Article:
Publishers Weekly - Publisher's WeeklyThomas et al. direct this sequel to Free to Be . . . You and Me toward concerns of the '80s, with an emphasis on the different configurations of the ``ideal'' nuclear family caused by divorce, remarriage and other factors. Freedom here means being able to talk about negative emotions: worries about nuclear war, missing a long-absent father or anxiety about being adopted (shown in a simulated ``Superman'' comic). But the blissful moments that are also a part of children's lives seem missing from this book, almost as if the editors believe there are enough happy endings in the world, and that kids need ways to ``work through problems.'' Admirable goals, but they make for a somewhat sobering outlook on childhood. The almanac-style book features stories, poems and songs by such authors as Shel Silverstein, Charlotte Zolotow and John Steptoe, and such celebrity contributors as The Fat Boys, Kermit the Frog, Carly Simon and Whoopi Goldberg. It's a rarity in today's market, and one to be embraced by parents who believe that this perspective is a realistic oneone that may help their children along the bumpy road of growing up. All ages. (December)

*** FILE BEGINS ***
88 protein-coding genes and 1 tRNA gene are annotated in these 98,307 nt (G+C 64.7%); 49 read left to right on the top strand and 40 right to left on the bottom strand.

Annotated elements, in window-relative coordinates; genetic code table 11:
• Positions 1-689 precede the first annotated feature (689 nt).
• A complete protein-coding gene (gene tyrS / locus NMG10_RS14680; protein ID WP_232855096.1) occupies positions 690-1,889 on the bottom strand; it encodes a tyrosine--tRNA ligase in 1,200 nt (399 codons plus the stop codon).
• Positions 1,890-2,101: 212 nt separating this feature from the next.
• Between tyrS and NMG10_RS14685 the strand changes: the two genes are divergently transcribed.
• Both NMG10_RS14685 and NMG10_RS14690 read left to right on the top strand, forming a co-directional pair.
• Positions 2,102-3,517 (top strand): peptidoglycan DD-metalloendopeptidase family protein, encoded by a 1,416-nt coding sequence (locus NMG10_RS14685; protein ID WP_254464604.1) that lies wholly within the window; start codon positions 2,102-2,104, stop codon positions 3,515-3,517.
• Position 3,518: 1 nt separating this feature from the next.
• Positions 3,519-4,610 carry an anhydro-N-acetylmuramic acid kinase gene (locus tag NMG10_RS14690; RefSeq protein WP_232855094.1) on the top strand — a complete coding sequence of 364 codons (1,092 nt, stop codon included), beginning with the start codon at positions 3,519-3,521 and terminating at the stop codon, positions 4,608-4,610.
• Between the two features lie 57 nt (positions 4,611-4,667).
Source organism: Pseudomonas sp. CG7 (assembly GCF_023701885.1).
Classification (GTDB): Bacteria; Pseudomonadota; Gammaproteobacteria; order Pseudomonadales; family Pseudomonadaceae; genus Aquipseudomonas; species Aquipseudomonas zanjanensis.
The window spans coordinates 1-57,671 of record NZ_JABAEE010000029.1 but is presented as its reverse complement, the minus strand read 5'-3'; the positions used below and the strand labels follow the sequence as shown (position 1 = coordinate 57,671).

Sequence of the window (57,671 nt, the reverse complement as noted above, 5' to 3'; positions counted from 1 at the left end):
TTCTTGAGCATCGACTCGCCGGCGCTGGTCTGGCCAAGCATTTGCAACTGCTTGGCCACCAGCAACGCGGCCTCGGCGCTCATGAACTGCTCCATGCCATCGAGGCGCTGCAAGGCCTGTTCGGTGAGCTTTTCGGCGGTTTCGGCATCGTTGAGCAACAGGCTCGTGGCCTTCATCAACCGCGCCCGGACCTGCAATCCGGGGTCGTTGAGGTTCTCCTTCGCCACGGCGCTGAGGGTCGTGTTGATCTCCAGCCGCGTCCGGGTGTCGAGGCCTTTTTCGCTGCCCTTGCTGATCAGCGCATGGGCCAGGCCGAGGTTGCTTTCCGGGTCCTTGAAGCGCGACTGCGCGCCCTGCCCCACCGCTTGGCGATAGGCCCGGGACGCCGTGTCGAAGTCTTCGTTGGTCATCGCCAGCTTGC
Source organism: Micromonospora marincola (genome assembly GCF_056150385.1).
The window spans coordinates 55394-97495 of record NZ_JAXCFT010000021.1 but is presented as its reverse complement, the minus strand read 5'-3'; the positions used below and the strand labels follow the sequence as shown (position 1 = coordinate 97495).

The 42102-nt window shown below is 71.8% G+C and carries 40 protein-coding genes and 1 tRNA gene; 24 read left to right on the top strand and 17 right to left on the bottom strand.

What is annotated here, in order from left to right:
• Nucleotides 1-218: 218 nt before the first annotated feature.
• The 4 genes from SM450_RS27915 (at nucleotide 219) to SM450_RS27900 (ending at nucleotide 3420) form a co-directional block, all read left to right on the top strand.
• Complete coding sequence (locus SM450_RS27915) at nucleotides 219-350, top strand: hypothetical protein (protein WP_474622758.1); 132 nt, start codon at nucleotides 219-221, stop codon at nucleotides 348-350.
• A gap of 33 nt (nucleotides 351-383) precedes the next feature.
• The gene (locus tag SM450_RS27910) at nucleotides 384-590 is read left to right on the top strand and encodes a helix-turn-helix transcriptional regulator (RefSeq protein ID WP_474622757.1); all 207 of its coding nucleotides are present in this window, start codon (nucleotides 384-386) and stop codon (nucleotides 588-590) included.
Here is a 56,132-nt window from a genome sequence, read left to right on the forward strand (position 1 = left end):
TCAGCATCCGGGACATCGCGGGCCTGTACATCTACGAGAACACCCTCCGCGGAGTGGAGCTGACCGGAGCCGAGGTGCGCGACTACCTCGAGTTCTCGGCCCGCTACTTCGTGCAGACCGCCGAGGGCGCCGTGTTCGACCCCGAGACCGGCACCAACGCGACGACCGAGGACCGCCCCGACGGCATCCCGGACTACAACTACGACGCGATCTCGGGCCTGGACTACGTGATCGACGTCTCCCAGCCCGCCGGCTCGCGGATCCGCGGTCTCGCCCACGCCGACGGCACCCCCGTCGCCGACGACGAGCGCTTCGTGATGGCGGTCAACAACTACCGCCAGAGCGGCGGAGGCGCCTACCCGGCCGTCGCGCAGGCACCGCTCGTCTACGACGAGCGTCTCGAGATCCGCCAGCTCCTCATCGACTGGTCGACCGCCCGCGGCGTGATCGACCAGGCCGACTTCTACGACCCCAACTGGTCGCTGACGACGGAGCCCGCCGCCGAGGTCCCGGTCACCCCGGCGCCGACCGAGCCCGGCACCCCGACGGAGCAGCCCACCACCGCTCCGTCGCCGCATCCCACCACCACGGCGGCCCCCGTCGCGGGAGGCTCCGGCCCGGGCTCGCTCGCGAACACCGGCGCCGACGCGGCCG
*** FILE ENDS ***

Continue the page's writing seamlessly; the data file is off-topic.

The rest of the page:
School Library Journal - School Library JournalGr 1 Up This sequel to Free to Be. . .You and Me (McGraw-Hill, 1974) celebrates ``all kinds of belonging'' and the extraordinary diversity among families. The theme of this timely anthology is the extension of the concept of ``family'' to include adoptive and foster families, step-families, relatives, friends, community, culture, andultimatelyglobal humanity. The nearly 50 selections include stories, poems, short plays, essays, comics, and songs. This literary and musical smorgasbord includes essays by Marlo Thomas, Gloria Steinem, and Kurt Vonnegut; poems by Shel Silverstein, Judith Viorst, Charlotte Zolotow, and others; stories that range from trite and silly to subtle and compassionate; lyrics and music by popular songwriters such as Carly Simon, Kris Kristofferson, and The Fat Boys; and full-color illustrations in a multitude of styles by Susan Jeffers, Leo and Diane Dillon, John Steptoe, Arnold Lobel, and Jerry Pinckney. The integrity and significance of this book emerges through the collection as a whole, not from the individual selections, which differ tremendously in literary quality, aesthetic style, and emotional appeal. Yet each offering celebrates in its own waywith acceptance, joy, compassion, and unfailing optimism``the day. . .when all the family of humans/ are one'' (``We and They'' by Lucille Clifton). A book to read and to share. Pamela Miller Ness, The Fenn School, Concord, Mass.
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